More than half of calls TUPD respond to are off campus, do not involve Temple University students or faculty
“It just goes to show the connection and the commitment we have to the community, that we’re not just here to serve Temple,” said Vice President for Public Safety Jennifer Griffin.
On a recent brisk Thursday afternoon, Temple University’s Vice President for Public Safety Jennifer Griffin stopped into Philly Style Pizza and Grill, located just off campus on North Broad Street, to conduct a business check.
“It’s important that all businesses within the university’s patrol zone, whether they are on or off campus, feel safe,” Griffin said. “I enjoy getting to know employees and learning their needs. And they get to know me and other officers. It’s crucial in our effort to build a safer community.”
Griffin added that more than 50% of all calls Temple police officers respond to do not involve a student or faculty member and are not on Temple’s property.
“It just goes to show the connection and the commitment we have to the community, that we’re not just here to serve Temple,” Griffin said. “We’re here 24 hours a day, 365 days a year to help the Temple community and the surrounding neighborhoods equally.”
The Main Campus patrol zone stretches from Susquehanna Avenue on the north to Jefferson Street on the south, with the exception of 13th to Broad streets, where the southern boundary is Girard Avenue. The western border is 18th Street, and the patrol area extends east to 9th Street.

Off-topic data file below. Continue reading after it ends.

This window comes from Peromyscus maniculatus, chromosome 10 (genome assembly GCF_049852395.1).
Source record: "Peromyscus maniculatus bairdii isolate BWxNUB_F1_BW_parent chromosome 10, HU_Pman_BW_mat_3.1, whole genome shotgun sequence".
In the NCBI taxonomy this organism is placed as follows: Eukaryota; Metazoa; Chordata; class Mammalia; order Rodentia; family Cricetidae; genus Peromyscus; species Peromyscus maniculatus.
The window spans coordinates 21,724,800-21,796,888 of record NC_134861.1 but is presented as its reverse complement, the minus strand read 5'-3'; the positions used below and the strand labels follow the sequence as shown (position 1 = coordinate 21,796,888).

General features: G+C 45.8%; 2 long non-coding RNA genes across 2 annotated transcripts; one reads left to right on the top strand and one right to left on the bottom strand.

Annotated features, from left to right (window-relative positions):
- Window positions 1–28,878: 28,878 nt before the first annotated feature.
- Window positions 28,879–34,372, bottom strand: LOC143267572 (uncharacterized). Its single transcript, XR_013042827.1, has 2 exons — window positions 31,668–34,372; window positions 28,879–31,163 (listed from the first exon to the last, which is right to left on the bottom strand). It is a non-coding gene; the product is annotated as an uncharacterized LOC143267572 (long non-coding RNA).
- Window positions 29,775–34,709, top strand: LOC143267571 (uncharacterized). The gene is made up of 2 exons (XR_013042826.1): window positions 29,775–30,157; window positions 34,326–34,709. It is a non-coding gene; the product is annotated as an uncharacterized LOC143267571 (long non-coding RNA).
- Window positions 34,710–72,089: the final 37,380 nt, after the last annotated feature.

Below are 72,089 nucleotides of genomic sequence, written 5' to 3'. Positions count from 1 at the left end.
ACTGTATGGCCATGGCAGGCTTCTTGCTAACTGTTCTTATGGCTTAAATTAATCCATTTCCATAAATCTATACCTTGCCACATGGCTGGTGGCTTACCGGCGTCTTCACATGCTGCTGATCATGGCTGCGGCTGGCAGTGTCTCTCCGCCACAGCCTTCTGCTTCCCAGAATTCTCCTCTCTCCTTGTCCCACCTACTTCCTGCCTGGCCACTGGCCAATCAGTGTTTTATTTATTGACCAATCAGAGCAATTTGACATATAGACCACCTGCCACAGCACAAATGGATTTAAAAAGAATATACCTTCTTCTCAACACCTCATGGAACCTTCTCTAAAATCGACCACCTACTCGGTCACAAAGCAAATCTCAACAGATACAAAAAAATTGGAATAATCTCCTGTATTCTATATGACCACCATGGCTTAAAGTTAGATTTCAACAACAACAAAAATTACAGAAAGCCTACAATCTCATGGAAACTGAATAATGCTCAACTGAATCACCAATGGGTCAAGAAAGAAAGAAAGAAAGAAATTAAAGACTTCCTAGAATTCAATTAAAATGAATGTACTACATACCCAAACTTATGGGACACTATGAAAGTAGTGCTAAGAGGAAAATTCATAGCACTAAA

“Temple police officers respond to all kinds of calls for help within the patrol zone. We get everything from disturbance calls to vehicle crashes to shoplifting to thefts, as well as calls to help people who just need assistance," said Dr. Griffin.
She added that the relationship with the Philadelphia Police Department is important for the safety of students, staff, faculty and community members.
"We have a very strong, very collaborative relationship, so officers are responding to calls all day long together. We also have additional Philadelphia police officers that we pay to supplement our officers during the evening and night hours to maintain a visible police presence within the patrol zone,” Griffin said.
Griffin also shared she’s had multiple discussions with Philadelphia’s newly appointed police commissioner Kevin Bethel. Later this semester, Bethel and Griffin are expected to discuss ways that the two agencies will co-police Temple’s patrol zone and share resources.
“I’ve worked as a police officer for 24 years, and I’m extremely happy with our relationship and I look forward to continued partnership. When we need something we call, and it’s the same thing for them,” Griffin said.
Additionally, the Department of Public Safety is working towards accreditation by the Commission on Accreditation for Law Enforcement Agencies (CALEA). CALEA is a nonprofit organization that ensures public safety agencies are abiding by current best practices by continually self-evaluating policies and procedures to maintain compliance with over 450 applicable standards. CALEA conducts yearly reviews, with on-site inspections every four years.
“Getting accredited will raise the bar at Temple’s Department of Public Safety, and I’m confident we will achieve this,” Griffin said. “We are a police department of excellence.”
Video: FOX29 recently talked with Griffin about responding to calls off campus.